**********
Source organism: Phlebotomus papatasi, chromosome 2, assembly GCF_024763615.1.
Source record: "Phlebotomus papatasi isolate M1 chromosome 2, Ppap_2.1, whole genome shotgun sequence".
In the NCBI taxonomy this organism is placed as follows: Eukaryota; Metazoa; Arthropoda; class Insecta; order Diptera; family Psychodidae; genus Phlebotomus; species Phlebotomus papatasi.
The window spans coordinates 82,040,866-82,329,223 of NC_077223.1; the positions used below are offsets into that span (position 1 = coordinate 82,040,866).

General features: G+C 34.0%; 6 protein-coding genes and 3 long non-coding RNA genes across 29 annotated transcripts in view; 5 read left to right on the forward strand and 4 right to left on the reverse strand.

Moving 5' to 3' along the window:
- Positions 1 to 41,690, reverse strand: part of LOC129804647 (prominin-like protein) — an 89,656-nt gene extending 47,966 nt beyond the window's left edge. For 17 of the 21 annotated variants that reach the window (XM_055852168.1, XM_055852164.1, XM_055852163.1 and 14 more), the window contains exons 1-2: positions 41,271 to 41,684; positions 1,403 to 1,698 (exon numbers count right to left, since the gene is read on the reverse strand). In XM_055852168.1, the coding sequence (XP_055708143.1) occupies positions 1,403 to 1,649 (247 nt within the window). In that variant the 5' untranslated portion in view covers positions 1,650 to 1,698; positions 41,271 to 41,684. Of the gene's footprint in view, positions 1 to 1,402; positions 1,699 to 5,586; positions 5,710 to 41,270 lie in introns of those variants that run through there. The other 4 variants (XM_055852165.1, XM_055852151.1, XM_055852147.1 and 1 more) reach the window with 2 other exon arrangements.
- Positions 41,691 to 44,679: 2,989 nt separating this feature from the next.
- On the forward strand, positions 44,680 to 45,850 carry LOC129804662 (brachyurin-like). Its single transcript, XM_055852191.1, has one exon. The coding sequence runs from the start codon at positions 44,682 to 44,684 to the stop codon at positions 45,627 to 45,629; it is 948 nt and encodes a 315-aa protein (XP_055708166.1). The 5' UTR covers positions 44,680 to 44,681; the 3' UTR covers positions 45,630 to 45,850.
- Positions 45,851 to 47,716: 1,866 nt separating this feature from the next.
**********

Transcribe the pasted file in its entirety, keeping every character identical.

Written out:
Source organism: Phlebotomus papatasi, chromosome 2, assembly GCF_024763615.1.
Source record: "Phlebotomus papatasi isolate M1 chromosome 2, Ppap_2.1, whole genome shotgun sequence".
In the NCBI taxonomy this organism is placed as follows: Eukaryota; Metazoa; Arthropoda; class Insecta; order Diptera; family Psychodidae; genus Phlebotomus; species Phlebotomus papatasi.
The window spans coordinates 82,040,866-82,329,223 of NC_077223.1; the positions used below are offsets into that span (position 1 = coordinate 82,040,866).

General features: G+C 34.0%; 6 protein-coding genes and 3 long non-coding RNA genes across 29 annotated transcripts in view; 5 read left to right on the forward strand and 4 right to left on the reverse strand.

Moving 5' to 3' along the window:
- Positions 1 to 41,690, reverse strand: part of LOC129804647 (prominin-like protein) — an 89,656-nt gene extending 47,966 nt beyond the window's left edge. For 17 of the 21 annotated variants that reach the window (XM_055852168.1, XM_055852164.1, XM_055852163.1 and 14 more), the window contains exons 1-2: positions 41,271 to 41,684; positions 1,403 to 1,698 (exon numbers count right to left, since the gene is read on the reverse strand). In XM_055852168.1, the coding sequence (XP_055708143.1) occupies positions 1,403 to 1,649 (247 nt within the window). In that variant the 5' untranslated portion in view covers positions 1,650 to 1,698; positions 41,271 to 41,684. Of the gene's footprint in view, positions 1 to 1,402; positions 1,699 to 5,586; positions 5,710 to 41,270 lie in introns of those variants that run through there. The other 4 variants (XM_055852165.1, XM_055852151.1, XM_055852147.1 and 1 more) reach the window with 2 other exon arrangements.
- Positions 41,691 to 44,679: 2,989 nt separating this feature from the next.
- On the forward strand, positions 44,680 to 45,850 carry LOC129804662 (brachyurin-like). Its single transcript, XM_055852191.1, has one exon. The coding sequence runs from the start codon at positions 44,682 to 44,684 to the stop codon at positions 45,627 to 45,629; it is 948 nt and encodes a 315-aa protein (XP_055708166.1). The 5' UTR covers positions 44,680 to 44,681; the 3' UTR covers positions 45,630 to 45,850.
- Positions 45,851 to 47,716: 1,866 nt separating this feature from the next.